Our capital is largely of cultural value which puts us in a unique situation. We can use our knowledge and skills as outreach tools – letting others know that we belong to the 99 percent of Americans who share a common concern over a long list of eroding social goods and services. Our work-related obligations might be different from those of grade school teachers, social workers and firefighters but that does not keep our jobs safe or our benefits protected. Efforts to “divided and conquer” must be rejected to ensure that we and the rest of the 99 percent stand a chance of saving civil society.

Wednesday, November 9, 2011

SB 512 Threatens U of I Pensions

On Tuesday a state House committee approved a pensions bill which contains a number of measures which seriously downgrade the pensions of U of I faculty and other state employees. Among these are:

*Creating a three tier pension system at the U of I which would reduce benefits for new hires
*Increase pension deductions for U of I faculty from the current 8% to 15% as from 2013. This would apply to anyone who wants the present, defined benefit pension plan. This rate could go as high as 17% after 2017.

This is a major attack on public employee pensions and committee approval means the bill can now be voted on by both houses of the legislature. This could happen as soon as today. The State University Annuitants' Association (SUAA), the Illinois Federation of Teachers and the Illinois Education Association all oppose the bill. To read the SUAA press release on the bill click here. We urge you to contact your elected representative and make your voices heard.

Friday, November 4, 2011

A Story that Needs Changing

On Monday, October 24, the Unit for Criticism and Interpretive Theory hosted “The Innovation Conspiracy: Ruin and Rebirth in The American University,” a lecture by Christopher Newfield, professor of English at the University of California at Santa Barbara.

Below is a post he has provided for the Campus Faculty Association Blog. His official blog can be found here.

"A Story that Needs Changing"

Public universities are being endangered by a false consensus about their problems and solutions. The consensus puts every academic activity in an austerity box, which makes it much harder for universities to imagine the educational upgrade our society and economy need.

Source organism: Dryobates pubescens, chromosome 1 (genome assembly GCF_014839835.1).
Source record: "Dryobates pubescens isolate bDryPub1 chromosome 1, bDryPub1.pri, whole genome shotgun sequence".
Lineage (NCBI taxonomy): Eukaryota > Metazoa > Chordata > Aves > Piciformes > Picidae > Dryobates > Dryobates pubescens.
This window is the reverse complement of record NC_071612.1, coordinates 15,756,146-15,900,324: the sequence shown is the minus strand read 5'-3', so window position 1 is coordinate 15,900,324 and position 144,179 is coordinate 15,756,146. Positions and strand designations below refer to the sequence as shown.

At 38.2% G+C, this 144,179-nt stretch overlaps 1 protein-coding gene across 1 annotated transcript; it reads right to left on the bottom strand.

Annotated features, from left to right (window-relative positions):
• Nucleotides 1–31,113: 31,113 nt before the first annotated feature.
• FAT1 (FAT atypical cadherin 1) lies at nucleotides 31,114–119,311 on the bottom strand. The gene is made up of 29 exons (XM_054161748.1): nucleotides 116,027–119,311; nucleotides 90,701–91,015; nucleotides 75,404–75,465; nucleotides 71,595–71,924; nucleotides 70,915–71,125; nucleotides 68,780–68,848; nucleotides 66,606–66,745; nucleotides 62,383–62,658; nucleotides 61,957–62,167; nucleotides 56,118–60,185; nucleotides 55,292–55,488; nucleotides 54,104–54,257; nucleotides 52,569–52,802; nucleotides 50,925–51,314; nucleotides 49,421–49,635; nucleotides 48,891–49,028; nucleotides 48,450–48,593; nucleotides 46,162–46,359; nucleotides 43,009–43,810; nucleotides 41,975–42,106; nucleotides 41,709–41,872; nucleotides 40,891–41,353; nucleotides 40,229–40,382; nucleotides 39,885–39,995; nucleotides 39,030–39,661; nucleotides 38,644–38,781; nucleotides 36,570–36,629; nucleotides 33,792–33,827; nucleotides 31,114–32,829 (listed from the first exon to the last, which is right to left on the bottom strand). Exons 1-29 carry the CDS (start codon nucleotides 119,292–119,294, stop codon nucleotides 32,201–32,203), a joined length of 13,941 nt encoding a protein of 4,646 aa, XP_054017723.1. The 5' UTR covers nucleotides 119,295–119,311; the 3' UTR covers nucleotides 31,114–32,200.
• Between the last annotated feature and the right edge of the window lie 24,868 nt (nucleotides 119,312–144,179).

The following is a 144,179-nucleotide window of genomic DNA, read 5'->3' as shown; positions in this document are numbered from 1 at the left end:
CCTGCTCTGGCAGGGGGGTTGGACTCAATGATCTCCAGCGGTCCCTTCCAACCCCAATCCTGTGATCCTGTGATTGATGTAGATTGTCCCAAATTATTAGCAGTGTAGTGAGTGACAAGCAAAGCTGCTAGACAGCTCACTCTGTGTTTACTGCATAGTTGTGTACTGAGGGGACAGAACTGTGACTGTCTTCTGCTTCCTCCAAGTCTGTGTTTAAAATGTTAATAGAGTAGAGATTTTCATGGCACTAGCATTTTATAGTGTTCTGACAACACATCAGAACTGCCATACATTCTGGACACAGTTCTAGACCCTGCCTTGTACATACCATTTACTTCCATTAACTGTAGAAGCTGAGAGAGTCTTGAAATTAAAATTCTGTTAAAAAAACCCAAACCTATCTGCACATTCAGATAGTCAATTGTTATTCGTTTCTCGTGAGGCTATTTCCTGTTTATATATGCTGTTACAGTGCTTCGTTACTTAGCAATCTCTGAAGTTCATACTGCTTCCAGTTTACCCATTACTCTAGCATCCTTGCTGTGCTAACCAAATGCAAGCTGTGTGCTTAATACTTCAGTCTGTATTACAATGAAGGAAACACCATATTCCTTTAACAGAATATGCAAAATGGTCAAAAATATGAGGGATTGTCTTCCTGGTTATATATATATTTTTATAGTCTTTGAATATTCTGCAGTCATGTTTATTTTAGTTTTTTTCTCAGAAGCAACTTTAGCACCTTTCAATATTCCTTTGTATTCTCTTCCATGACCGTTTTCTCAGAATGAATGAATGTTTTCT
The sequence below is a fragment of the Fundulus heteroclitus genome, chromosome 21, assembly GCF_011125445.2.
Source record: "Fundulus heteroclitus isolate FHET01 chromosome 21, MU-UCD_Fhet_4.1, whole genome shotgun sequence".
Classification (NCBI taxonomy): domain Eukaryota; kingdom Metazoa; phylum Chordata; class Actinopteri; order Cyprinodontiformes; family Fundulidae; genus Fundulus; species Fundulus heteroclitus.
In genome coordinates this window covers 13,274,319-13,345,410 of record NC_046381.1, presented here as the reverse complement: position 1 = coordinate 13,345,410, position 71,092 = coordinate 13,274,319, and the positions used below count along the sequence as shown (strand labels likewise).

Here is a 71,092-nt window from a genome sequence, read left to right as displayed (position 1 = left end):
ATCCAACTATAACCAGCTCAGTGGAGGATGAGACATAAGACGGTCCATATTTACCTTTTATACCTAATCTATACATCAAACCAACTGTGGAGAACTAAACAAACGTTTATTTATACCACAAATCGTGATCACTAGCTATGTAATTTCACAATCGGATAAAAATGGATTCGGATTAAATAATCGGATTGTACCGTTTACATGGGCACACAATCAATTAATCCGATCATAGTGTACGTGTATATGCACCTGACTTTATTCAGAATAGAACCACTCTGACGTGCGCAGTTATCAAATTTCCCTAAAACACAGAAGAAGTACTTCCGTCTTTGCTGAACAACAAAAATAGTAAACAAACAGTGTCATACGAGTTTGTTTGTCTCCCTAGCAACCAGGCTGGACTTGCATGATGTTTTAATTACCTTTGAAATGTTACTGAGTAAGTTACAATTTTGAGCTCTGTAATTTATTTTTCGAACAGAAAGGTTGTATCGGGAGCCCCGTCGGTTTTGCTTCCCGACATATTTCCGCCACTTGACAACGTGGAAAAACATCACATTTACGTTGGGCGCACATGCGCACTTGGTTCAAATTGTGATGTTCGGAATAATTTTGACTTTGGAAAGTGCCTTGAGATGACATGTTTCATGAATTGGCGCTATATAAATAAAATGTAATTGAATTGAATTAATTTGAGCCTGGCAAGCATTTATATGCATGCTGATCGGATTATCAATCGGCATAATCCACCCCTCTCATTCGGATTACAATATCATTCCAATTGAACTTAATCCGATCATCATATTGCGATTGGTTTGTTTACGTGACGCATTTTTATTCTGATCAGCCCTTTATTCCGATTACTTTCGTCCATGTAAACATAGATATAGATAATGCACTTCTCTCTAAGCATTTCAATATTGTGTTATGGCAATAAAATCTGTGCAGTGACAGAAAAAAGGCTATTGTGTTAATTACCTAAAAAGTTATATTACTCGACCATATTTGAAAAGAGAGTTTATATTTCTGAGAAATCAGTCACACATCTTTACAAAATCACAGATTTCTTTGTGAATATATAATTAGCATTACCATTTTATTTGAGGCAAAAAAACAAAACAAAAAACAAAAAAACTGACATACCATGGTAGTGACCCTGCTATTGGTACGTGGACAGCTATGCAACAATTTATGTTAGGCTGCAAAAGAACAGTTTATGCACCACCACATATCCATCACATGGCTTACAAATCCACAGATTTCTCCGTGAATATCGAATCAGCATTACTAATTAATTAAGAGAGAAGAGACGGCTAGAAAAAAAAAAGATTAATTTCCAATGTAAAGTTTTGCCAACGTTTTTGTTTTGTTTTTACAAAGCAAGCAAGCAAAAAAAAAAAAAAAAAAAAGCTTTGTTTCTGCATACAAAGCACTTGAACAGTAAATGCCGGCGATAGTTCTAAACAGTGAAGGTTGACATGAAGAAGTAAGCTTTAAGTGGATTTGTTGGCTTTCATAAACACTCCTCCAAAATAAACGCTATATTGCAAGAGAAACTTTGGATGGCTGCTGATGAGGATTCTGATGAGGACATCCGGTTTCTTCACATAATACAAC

I’ll offer two examples, and the first occurred last week in the Levis Faculty Center on the UI –Urbana campus. My comment here is not about what actually happened in the room. It is about the story arc that was pieced together by a reporter – I assume with impressive professional skill --from statements that seem to have been made.

On October 25th, the News-Gazette published an article about a faculty meeting with the new University of Illinois system president Michael Hogan. One goal was to discuss Hogan’s centralization plan, which would among other things create a single admissions system for the University’s three very different campuses – Urbana-Champaign, a mature and internationally distinguished public research university, Chicago, an important urban campus, and a regional campus at Springfield. It appeared that the enrollment centralization plan had not yet been presented to the chancellor of the Urbana campus or to faculty representatives. Faculty were worried that the plan was a done deal already decided by the new president and the Board of Trustees. The possible implications were clear: a major point of authority would be taken away from the campuses. Perhaps the Urban-Champaign campus would be leveled down by administrative means.